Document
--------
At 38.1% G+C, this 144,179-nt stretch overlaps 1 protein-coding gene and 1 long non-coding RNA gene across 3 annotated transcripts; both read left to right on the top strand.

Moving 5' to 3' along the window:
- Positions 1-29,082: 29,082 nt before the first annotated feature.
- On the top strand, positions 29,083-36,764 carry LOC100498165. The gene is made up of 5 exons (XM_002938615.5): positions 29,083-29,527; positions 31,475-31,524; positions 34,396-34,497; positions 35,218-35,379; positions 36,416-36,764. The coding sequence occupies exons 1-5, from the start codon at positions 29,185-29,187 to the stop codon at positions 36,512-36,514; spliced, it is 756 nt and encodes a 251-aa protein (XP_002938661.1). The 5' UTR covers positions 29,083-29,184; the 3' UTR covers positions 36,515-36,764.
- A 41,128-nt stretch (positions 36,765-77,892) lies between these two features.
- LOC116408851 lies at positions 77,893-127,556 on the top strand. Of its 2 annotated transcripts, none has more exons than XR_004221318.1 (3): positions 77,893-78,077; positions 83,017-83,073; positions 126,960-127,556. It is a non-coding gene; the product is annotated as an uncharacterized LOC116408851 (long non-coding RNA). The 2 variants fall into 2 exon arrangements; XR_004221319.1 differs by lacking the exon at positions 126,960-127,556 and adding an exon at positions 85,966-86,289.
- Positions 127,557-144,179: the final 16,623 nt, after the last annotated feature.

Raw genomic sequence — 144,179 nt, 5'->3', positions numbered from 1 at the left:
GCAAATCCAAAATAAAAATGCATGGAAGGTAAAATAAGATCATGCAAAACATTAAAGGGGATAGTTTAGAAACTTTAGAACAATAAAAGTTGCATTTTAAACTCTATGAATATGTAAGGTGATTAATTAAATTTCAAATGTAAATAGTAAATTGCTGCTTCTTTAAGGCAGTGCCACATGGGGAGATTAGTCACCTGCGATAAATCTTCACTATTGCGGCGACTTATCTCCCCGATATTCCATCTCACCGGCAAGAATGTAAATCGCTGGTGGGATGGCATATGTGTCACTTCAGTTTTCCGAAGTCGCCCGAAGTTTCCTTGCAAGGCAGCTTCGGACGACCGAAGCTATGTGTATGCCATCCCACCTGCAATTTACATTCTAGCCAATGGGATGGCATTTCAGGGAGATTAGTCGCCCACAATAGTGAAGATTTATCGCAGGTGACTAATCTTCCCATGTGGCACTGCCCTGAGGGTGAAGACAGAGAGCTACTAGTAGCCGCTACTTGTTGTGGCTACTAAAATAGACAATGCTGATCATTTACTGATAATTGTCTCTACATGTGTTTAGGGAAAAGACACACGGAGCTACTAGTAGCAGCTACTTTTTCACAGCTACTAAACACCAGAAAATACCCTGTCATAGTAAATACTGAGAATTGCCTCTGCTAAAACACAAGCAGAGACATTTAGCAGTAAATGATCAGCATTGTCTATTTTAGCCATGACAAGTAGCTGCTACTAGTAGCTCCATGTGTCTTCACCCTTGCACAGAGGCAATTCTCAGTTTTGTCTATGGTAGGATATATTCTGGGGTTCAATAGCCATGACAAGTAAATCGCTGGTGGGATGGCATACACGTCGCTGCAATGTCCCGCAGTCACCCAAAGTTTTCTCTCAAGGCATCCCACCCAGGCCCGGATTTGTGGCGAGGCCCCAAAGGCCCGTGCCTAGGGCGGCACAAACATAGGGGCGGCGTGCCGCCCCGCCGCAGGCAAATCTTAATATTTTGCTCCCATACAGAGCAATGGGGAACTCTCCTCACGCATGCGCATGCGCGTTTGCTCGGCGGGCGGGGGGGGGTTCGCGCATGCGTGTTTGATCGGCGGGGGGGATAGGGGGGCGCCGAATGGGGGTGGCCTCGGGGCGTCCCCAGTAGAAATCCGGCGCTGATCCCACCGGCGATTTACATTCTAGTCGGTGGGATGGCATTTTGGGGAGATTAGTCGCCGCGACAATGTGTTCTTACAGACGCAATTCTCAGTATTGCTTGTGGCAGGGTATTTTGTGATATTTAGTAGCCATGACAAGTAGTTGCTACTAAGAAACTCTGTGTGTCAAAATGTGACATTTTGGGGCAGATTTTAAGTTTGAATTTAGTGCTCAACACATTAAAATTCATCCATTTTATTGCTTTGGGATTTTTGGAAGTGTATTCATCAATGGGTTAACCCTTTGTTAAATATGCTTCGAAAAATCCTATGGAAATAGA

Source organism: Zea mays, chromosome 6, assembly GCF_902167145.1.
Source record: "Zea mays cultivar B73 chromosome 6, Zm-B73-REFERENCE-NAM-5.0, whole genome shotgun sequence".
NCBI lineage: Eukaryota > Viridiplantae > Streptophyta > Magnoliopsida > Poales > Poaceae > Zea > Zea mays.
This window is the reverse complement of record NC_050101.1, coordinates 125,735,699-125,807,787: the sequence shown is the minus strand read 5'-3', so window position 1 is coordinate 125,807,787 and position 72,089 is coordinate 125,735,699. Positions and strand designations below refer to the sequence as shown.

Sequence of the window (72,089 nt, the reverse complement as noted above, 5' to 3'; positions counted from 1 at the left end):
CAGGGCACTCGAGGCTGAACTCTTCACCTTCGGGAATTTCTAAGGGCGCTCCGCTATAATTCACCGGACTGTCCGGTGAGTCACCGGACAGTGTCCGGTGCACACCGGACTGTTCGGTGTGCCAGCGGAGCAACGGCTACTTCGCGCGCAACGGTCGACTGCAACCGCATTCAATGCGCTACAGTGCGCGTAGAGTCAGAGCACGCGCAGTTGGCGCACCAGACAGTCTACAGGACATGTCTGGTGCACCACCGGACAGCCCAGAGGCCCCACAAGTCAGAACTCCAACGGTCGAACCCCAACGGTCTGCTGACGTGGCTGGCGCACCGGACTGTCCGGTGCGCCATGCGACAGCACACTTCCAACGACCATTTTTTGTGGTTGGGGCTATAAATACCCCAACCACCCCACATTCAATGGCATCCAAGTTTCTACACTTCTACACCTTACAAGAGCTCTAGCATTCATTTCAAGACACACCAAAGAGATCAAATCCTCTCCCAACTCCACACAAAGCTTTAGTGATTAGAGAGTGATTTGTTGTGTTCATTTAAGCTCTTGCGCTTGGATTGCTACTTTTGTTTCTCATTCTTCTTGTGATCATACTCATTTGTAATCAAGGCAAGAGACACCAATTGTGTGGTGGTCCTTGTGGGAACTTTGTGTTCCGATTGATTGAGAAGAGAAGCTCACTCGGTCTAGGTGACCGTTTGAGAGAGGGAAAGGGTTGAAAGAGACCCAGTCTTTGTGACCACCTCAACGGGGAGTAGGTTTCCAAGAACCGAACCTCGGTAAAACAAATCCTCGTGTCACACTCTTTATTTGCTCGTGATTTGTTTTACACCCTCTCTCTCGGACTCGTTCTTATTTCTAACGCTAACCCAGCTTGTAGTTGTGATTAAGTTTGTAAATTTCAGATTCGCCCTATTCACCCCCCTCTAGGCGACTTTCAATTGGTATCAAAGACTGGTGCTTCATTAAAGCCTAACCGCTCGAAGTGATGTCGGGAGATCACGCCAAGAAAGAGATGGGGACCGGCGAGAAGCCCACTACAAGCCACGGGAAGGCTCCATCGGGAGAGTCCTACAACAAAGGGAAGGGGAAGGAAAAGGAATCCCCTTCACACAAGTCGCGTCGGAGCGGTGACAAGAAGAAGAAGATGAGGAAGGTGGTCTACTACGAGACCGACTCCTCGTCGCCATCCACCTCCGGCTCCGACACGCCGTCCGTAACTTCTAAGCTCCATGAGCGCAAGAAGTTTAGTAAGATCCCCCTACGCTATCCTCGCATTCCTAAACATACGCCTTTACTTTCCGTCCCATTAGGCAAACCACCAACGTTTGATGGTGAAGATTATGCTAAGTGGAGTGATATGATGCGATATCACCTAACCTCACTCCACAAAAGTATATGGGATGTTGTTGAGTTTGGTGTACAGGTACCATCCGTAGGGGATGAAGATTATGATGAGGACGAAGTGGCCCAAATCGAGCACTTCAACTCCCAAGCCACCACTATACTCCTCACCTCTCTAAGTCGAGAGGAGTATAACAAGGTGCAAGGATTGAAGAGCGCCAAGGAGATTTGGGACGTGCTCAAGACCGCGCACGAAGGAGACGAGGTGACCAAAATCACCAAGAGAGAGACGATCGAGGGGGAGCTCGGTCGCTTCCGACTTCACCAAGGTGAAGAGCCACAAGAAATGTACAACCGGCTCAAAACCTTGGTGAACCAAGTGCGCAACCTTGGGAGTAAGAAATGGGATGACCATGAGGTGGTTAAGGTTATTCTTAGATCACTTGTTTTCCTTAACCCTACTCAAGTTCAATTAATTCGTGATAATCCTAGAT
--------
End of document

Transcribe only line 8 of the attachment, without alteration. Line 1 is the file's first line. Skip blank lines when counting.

Raw genomic sequence — 144,179 nt, 5'->3', positions numbered from 1 at the left: